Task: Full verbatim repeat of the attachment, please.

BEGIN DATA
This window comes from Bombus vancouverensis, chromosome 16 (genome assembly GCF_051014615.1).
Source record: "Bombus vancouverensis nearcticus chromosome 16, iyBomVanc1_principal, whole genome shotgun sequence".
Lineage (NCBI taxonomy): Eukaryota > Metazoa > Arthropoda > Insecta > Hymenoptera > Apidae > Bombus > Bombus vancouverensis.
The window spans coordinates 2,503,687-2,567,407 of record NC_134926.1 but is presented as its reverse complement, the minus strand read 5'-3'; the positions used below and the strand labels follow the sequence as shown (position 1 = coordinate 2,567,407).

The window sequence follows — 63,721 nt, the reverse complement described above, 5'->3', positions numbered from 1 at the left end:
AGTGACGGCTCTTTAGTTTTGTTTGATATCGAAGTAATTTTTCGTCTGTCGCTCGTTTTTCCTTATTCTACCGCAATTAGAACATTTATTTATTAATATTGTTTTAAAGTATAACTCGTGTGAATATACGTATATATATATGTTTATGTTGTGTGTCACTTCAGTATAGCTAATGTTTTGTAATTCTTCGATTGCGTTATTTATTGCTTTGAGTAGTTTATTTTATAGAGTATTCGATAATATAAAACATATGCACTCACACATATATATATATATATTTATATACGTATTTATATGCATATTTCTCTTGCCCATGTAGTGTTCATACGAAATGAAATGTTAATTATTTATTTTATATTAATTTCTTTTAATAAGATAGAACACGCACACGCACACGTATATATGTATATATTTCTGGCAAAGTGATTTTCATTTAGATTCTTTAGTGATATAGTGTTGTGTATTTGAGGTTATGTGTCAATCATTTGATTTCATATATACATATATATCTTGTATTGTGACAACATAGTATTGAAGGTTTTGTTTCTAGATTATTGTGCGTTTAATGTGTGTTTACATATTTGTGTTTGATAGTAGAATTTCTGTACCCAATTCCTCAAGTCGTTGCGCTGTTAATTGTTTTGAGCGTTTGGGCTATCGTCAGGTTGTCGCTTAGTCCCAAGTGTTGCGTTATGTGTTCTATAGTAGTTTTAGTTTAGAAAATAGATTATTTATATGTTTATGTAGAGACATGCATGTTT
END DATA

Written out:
This window comes from Bombus vancouverensis, chromosome 16 (genome assembly GCF_051014615.1).
Source record: "Bombus vancouverensis nearcticus chromosome 16, iyBomVanc1_principal, whole genome shotgun sequence".
Lineage (NCBI taxonomy): Eukaryota > Metazoa > Arthropoda > Insecta > Hymenoptera > Apidae > Bombus > Bombus vancouverensis.
The window spans coordinates 2,503,687-2,567,407 of record NC_134926.1 but is presented as its reverse complement, the minus strand read 5'-3'; the positions used below and the strand labels follow the sequence as shown (position 1 = coordinate 2,567,407).

The window sequence follows — 63,721 nt, the reverse complement described above, 5'->3', positions numbered from 1 at the left end:
AGTGACGGCTCTTTAGTTTTGTTTGATATCGAAGTAATTTTTCGTCTGTCGCTCGTTTTTCCTTATTCTACCGCAATTAGAACATTTATTTATTAATATTGTTTTAAAGTATAACTCGTGTGAATATACGTATATATATATGTTTATGTTGTGTGTCACTTCAGTATAGCTAATGTTTTGTAATTCTTCGATTGCGTTATTTATTGCTTTGAGTAGTTTATTTTATAGAGTATTCGATAATATAAAACATATGCACTCACACATATATATATATATATTTATATACGTATTTATATGCATATTTCTCTTGCCCATGTAGTGTTCATACGAAATGAAATGTTAATTATTTATTTTATATTAATTTCTTTTAATAAGATAGAACACGCACACGCACACGTATATATGTATATATTTCTGGCAAAGTGATTTTCATTTAGATTCTTTAGTGATATAGTGTTGTGTATTTGAGGTTATGTGTCAATCATTTGATTTCATATATACATATATATCTTGTATTGTGACAACATAGTATTGAAGGTTTTGTTTCTAGATTATTGTGCGTTTAATGTGTGTTTACATATTTGTGTTTGATAGTAGAATTTCTGTACCCAATTCCTCAAGTCGTTGCGCTGTTAATTGTTTTGAGCGTTTGGGCTATCGTCAGGTTGTCGCTTAGTCCCAAGTGTTGCGTTATGTGTTCTATAGTAGTTTTAGTTTAGAAAATAGATTATTTATATGTTTATGTAGAGACATGCATGTTT